Photo by Troy Rasey

“I got engaged, and my future husband’s in New York visiting his son,” Keoki proudly announces as he makes himself comfortable on the couch in Moonshine Music’s upstairs conference room in April. “We’re getting married May 7. And check this out — it’s my grandmother’s birthday May 5, so my mother’s flying out the entire family to Hawaii for a big birthday party.” He grins. “We’re gonna surprise everyone with, ‘Hey, Keoki’s gettin’ married!’ And they’ll be like, ‘Oh, great! Who’s he gettin’ married to?’ And it’s gonna be like, boom!

Keoki’s trying to choke back his own laughter at the scenario he’s just painted, and within seconds we’re both cracking up. As the chuckles subside, he continues on in that rhapsodic way lovers do when laying out a blow-by-blow account of how they first met. It’s then that you realize he’s not kidding — the guy really is getting married.

“He’s gorgeous, first of all — he’s very like that. Model sort of looking. He’s 25 years old and has a 7-year-old son. I met him at the Bowery Bar in New York. I said, ‘You’re awfully cute. Wanna come over to my place and hang out?’ I was like this pig at the time, this touring sort of monster, like I was leaving the next day and I wanted to get some booty or somethin’. But we didn’t have sex or anything. So two days later we’re talking on the phone and he says, ‘I think I love you.’ We chatted on the phone for a month before we saw each other again. We became very close, and he asked me to marry him eight months ago.”

Listening to the DJ titan’s tales of his love life makes the release of his new disc, Jealousy, seem like a mere afterthought. His first full-length album of original material since ’97’s Ego Trip, the Jealousy set features Keoki courageously doing the vocal work on tracks like “Rush,” “Real World” and a reworking of Frankie Goes to Hollywood’s ’80s staple “Relax.” While his singing probably won’t send crooners like D’Angelo or Musiq screamin’ for a new vocal coach, Keoki fares much better in the producer’s chair with melodic house tracks like “Kiss Kiss Bang Bang” and the classic progressive beats of the atmospheric “Pass It On.” He also makes good in a svelte, trance-y collaboration with Love and Rockets’ Daniel Ash on Jealousy’s title track.

“We just became really good friends,” says Keoki of Ash, who lived with him in a house in Calabasas for a year and a half while they worked on songs for Jealousy. “He was a mentor and an inspiration. He made L.A. bearable. I didn’t like it here.”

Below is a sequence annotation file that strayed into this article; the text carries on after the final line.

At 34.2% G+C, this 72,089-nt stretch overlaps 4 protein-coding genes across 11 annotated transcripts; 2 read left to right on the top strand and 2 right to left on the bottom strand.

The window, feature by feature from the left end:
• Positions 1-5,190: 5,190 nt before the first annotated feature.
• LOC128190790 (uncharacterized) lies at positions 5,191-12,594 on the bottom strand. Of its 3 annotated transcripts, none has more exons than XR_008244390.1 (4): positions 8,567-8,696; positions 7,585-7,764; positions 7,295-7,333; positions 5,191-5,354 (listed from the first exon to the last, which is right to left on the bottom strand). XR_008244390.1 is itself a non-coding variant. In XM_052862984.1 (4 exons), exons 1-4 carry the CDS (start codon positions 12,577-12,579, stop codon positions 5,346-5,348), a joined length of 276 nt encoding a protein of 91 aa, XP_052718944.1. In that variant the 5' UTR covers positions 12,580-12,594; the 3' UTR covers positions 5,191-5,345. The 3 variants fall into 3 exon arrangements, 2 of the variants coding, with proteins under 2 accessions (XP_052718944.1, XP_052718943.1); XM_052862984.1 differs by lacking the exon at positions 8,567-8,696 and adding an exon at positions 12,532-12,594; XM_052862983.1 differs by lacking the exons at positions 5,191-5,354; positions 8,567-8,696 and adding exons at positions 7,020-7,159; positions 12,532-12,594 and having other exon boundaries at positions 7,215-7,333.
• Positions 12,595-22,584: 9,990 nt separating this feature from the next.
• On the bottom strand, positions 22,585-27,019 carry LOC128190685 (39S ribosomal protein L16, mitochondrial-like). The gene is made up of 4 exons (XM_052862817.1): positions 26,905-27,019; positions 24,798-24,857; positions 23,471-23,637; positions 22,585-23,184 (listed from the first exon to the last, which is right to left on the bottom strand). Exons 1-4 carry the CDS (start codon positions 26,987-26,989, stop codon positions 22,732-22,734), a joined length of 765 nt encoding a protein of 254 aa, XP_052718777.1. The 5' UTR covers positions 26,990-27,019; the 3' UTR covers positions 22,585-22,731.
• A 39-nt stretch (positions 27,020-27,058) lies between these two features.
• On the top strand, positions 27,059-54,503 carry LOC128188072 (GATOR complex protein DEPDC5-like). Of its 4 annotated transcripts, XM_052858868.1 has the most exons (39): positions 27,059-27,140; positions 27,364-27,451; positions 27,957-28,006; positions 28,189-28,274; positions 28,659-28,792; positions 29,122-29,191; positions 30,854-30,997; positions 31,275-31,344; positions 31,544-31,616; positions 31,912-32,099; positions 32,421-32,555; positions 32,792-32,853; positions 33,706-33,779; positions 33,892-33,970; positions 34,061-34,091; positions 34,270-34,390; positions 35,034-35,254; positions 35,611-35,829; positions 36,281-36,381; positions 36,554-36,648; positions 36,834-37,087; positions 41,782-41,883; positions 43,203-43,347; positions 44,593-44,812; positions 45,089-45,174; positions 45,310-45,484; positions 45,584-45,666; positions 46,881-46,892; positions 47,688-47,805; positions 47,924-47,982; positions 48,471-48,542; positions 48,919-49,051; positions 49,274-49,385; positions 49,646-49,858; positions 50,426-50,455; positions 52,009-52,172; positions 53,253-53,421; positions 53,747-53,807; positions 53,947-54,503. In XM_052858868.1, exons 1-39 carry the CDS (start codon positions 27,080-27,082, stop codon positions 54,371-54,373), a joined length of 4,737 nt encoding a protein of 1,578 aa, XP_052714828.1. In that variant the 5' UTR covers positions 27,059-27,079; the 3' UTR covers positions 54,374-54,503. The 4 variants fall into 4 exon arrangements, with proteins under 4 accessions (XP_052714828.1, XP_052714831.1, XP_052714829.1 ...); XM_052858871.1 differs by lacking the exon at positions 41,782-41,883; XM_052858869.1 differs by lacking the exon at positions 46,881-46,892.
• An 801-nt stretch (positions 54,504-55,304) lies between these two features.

Sometimes known as “the bad boy of techno,” Keoki was born in El Salvador 32 years ago, but his family moved to Maui during his early childhood. At 18, he packed his bags and moved to NYC, landing a job as a busboy at the city’s Danceteria nightclub, where he met famed party thrower and convicted murderer Michael Alig, who would eventually become his lover for nine years. Immersed in New York’s club-kid scene, Keoki got a taste of the decks during his stint at Danceteria, and with Alig’s encouragement crowned himself Superstar DJ Keoki. The flamboyant spinster went on to become one of the most sought-after DJs in Manhattan during the late ’80s, working the parties of stars like Lou Reed, Deborah
Harry and the B-52’s. By the late ’90s he’d established a dominion for himself over the rave scene, spending most of his time on the road for the next several years from one extended drug-laden rave gig to the next.

“My life was really chaotic with the touring and all,” he recalls. “It would be like two and three parties a night. I’d go to a rave in Cleveland and not come back for four days, then go to the next one. It was really free-flowing, like making thousands and thousands of dollars at gigs and knowing that it wasn’t going to be forever.

“And when I started doing drugs, I knew that it wasn’t going to be forever. I knew it the second I sniffed that little line. And I got fuckin’ hooked on everything. So I kicked everything. But I still enjoy smoking marijuana — I can’t say anything bad about that.”

It’s all good with us, Keoki. After a quick jaunt to Hawaii to see Grandma and get married to his model-looking fiancé, Alfeo, the DJ would hit the road again, this time on a single-minded mission to promote Jealousy. He’ll play a smattering of rave parties and clubs across the U.S. before returning to his awaiting husband to look for a permanent home and settle down. All in a day’s work for a superstar DJ. Aren’t you jealous?

LA Weekly